“The finding of Title VII discrimination based on ATF’s apparent consideration of complainant’s transgender status is not a simple one to make,” says the opinion. “Notably, at the time of the incident at issue here, essentially between March 30 and April 5, 2011, ATF management officials were not aware that taking employment actions based on the fact that an individual was male or female after a transgender transition was legally impermissible. At that time, the Department of Justice had not yet changed its internal regulations to prohibit employment actions based on transgender status, and the EEOC had not yet held that such action violated Title VII’s ban on discrimination on the basis of sex. It may have been that ATF officials were taken aback by the sudden and clearly unexpected announcement that the applicant they knew as Charles DeMasi was now Mia Macy. That does not, however, in any way condone or excuse the actions taken here, which are now a violation of Title VII.”
Focusing on the reason why Macy was denied the position, the Office found that the record supported her claim of discrimination. “The record established that the ATF intended and began taking steps to hire complainant for the position – until she disclosed that she was transitioning from a man to a woman. The ATF stopped complainant’s hiring process when it learned that complainant, formerly Charles DeMasi, would become Mia Macy. In light of the EEOC’s decision in this case to hold that actions based on transgender status are actions based on sex and therefore covered by Title VII, the ATF’s actions were discrimination based on sex and therefore prohibited by Title VII.” The Opinion observed the close analogy of this case to Schroer v. Billington, 577 F.Supp.2d 293 (D.D.C. 2008), in which a highly qualified applicant for a technical research position at the Library of Congress, who had been offered the position, was suddenly not an acceptable candidate after having revealed her plan to transition. In that case, the District Court ruled that the Library violated Title VII’s ban on sex discrimination by rescinding its job offer. Schroer was an important judicial precedent for the EEOC’s subsequent ruling in Macy’s case that her complaint could be dealt with under Title VII as a sex discrimination claim.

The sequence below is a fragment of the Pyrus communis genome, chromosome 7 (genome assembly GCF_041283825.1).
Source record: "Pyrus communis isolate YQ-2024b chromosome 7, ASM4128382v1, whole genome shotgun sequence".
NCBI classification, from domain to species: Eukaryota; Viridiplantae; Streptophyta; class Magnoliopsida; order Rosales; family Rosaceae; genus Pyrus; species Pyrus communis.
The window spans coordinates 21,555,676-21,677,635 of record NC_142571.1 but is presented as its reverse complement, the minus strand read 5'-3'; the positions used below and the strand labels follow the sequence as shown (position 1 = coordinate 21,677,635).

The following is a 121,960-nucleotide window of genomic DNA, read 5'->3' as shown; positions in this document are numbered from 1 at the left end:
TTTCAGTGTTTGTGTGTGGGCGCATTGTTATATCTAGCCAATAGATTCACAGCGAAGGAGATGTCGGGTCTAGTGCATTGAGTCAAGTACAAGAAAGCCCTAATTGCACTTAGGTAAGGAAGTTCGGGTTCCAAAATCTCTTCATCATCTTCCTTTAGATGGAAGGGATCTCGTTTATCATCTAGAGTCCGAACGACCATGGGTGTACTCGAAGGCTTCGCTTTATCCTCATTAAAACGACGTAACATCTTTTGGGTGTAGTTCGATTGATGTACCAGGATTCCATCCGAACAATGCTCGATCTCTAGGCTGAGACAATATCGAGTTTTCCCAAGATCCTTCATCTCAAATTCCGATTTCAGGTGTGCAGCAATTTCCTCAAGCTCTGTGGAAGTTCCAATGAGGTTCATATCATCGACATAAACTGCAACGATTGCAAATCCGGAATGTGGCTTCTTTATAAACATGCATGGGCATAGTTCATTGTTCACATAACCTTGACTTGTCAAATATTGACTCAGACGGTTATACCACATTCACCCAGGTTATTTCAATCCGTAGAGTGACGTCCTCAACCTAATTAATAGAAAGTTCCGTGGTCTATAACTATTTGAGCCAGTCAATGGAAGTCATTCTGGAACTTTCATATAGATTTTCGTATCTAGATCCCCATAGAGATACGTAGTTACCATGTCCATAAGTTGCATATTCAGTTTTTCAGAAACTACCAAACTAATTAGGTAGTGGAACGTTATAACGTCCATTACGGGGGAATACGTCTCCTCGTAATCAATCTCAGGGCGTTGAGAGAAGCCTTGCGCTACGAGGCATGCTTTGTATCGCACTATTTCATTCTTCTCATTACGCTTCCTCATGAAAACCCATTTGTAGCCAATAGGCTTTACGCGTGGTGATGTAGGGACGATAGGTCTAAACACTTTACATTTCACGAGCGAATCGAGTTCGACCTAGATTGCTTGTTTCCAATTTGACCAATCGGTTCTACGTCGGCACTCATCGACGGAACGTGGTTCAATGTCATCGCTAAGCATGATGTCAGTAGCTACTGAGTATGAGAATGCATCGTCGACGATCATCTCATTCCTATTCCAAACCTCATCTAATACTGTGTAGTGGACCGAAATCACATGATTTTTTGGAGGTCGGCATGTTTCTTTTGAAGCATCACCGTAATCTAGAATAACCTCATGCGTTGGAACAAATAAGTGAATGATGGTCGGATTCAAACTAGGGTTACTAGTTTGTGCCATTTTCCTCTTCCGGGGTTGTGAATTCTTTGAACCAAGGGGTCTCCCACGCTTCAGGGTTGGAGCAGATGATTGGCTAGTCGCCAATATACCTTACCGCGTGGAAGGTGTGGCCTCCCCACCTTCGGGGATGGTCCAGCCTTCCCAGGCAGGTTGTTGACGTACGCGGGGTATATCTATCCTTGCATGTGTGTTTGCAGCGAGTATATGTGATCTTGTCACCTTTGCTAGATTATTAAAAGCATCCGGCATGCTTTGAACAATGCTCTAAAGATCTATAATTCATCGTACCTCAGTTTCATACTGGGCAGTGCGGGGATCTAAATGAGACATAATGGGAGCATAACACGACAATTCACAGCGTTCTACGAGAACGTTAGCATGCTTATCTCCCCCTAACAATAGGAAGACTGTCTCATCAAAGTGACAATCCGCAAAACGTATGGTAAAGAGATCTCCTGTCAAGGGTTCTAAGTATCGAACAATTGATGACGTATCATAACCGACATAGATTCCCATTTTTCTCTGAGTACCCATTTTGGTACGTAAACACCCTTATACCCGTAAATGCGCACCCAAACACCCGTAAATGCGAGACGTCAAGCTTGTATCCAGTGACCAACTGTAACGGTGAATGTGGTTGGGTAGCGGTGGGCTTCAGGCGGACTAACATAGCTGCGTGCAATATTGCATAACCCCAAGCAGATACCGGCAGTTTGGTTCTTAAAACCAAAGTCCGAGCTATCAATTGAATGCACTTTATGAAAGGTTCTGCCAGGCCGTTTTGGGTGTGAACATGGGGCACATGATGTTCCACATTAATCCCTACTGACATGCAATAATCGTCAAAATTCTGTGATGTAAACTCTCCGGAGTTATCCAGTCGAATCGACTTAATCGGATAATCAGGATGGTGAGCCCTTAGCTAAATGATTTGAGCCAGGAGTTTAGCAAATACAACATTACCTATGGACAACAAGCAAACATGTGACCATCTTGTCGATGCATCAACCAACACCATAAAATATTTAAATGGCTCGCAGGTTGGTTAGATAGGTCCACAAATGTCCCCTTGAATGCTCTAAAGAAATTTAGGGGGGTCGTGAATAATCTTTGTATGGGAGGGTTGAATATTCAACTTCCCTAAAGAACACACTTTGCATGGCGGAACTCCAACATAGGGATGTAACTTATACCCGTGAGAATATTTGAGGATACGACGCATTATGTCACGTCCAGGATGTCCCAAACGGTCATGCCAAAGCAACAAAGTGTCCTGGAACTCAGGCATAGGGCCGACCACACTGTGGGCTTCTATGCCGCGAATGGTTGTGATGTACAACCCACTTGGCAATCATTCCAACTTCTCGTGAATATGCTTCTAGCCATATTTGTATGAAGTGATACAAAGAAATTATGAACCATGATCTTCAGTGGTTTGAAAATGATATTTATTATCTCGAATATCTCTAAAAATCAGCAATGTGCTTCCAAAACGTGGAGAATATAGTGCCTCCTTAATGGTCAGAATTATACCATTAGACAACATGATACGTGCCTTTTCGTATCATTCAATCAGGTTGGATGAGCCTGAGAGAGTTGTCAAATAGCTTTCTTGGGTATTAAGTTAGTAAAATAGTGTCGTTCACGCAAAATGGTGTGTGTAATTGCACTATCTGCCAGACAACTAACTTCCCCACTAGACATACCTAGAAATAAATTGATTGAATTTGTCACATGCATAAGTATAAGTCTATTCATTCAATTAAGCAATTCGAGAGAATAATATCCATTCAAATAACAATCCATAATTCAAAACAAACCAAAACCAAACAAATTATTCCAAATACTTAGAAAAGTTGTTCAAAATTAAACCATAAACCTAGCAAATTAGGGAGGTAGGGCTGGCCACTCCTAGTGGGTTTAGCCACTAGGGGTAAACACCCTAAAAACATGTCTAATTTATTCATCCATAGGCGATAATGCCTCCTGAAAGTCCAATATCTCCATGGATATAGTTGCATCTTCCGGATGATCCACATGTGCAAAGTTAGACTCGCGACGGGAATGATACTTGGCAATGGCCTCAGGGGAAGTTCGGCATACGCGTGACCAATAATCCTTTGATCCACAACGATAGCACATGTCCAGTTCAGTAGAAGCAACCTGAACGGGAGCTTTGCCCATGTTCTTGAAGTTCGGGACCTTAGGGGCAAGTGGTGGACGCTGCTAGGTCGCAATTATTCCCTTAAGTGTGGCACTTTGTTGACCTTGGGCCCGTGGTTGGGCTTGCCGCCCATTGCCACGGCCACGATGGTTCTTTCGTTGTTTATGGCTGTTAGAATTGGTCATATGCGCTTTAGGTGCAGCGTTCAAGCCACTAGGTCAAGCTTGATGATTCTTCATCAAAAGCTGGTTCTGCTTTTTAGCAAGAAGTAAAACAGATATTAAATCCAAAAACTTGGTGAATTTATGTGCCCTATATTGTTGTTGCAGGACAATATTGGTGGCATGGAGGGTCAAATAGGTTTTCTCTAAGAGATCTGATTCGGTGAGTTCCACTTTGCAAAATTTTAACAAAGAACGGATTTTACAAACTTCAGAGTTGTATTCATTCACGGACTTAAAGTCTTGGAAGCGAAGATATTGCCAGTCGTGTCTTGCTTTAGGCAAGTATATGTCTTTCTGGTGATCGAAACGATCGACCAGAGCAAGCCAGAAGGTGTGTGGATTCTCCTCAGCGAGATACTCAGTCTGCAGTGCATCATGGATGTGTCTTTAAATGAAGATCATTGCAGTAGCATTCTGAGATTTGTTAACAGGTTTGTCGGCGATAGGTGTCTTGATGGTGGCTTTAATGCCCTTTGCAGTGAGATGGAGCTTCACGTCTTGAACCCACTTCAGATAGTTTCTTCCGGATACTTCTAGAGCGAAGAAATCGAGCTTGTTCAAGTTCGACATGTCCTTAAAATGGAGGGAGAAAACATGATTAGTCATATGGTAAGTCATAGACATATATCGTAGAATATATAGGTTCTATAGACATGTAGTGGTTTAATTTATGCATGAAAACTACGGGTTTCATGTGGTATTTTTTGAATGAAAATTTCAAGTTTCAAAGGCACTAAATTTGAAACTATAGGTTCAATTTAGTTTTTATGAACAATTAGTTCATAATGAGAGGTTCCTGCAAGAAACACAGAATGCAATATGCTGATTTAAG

As a remedy for the discrimination, the Decision orders ATF to offer Macy the position she was seeking, giving her fifteen days to respond to any such offer, with backpay and other benefits back to the date she would have started employment in the absence of the discriminatory termination of her hiring process. The Decision orders ATF to “take appropriate corrective action to prevent any discrimination from occurring” at the Walnut Creek lab. Macy will also be entitled to compensatory damages “if she can demonstrate that she suffered injuries as a direct result of the discrimination found to have occurred,” including compensation for emotional distress if any can be documented. Also, as prevailing party in the case, Macy will be entitled to be compensated for any attorney fees she has incurred in pressing forward her discrimination claim.Tags: and Explosives, Bureau of Alcholol, Civil Rights Act of 1964, Firearms, gender identity discrimination, Mia Macy, sex discrimination, Title VII, Tobacco, transgender rights, U.S. Department of Justice